The 2008 Christian Worldview Week — featuring Ergun Caner, Dinesh D’Souza, Frank Reich, Ronald Marks and worship leader Calvin Hunt — was hosted by North Greenville University March 17-19.
Caner, a noted author, speaker, and president of Liberty Theological Seminary, delivered a memorable message about being Christlike in culture during the opening session on Monday morning. He shared of his own conversion and about Jesus’ conversation with the woman at the well.
When Caner was named to his current position in 2005, he became the first former Muslim to become the leader of an evangelical seminary. He has written 14 books, including “When Worldviews Collide,” on the subject of global apologetics and defending the Christian faith. Caner has debated leaders from global religions on more than 60 occasions and has been interviewed on Fox News, MSNBC, CNBC, the BBC, and TBN.
On Monday evening, D’Souza, author of the New York Times best seller “What’s So Great About Christianity,” spoke on confronting new atheism. He said Christians should be “bilingual” — able to discuss and defend Christian principles from both a biblical and secular viewpoint.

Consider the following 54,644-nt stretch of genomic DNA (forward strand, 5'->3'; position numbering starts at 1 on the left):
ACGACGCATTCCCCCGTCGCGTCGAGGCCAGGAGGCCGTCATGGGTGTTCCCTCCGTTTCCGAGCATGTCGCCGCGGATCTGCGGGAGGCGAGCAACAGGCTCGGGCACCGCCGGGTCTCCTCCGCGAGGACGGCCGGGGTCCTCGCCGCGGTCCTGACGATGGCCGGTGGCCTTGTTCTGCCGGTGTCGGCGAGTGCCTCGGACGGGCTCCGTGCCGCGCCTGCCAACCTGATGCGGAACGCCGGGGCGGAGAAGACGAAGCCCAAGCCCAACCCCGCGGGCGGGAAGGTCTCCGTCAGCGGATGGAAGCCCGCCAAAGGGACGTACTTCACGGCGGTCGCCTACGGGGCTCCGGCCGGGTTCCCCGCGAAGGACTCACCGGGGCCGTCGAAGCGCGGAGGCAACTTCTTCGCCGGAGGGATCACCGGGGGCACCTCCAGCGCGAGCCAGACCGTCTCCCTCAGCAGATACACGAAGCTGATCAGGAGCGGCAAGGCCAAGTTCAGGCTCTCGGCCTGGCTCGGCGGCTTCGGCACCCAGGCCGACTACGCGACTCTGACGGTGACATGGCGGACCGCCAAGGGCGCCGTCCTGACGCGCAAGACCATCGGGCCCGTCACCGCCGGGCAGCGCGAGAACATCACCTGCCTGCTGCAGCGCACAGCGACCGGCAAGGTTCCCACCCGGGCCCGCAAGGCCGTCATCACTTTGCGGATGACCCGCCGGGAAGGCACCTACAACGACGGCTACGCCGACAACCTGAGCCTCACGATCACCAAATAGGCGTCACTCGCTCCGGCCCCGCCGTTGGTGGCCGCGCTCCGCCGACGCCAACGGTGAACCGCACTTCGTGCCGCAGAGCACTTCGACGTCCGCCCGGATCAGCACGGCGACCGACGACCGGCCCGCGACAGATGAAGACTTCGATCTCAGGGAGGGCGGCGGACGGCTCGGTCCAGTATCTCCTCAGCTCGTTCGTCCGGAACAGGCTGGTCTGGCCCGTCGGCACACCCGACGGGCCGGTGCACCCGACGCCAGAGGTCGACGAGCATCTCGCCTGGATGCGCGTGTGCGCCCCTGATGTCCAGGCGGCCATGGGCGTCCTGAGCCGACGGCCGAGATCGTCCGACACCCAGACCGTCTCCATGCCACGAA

D’Souza has debated numerous leading atheists including Christopher Hitchens. A former policy analyst in the Reagan White House, D’Souza has written eight best-selling books. His articles have appeared in virtually every major magazine and newspaper. He has appeared on numerous television programs, including the Today Show, O’Reilly Factor, and Hannity and Colmes.
On Tuesday evening, Reich, a former NFL quarterback, encouraged students and others in attendance to be more bold in their faith. Reich led the Buffalo Bills to the greatest comeback in NFL history. After the game, Reich gave all the glory to Christ, quoting lyrics from the song “In Christ Alone.” In recent years, he has served as president of the Reformed Theological Seminary and as the pastor of Cornerstone Church, both located in Charlotte, N.C.
Christian Worldview Week wrapped up Wednesday morning with Marks, associate professor of chemistry and physical science at NGU. Marks has done extensive research and writing concerning how the Christian worldview intersects with science. He spoke about the encouraging news from the scientific realm. Using science, Marks impressed upon the audience that they should love God with all their heart, soul and mind.
In addition to the speakers, Hunt, formerly with the Brooklyn Tabernacle Choir, led worship during the three-day conference. A Dove Award nominee, Hunt spoke of how God delivered him from a deadly crack cocaine addiction.
More information on the NGU Christian Worldview Center is available by contacting director Tony Beam at firstname.lastname@example.org.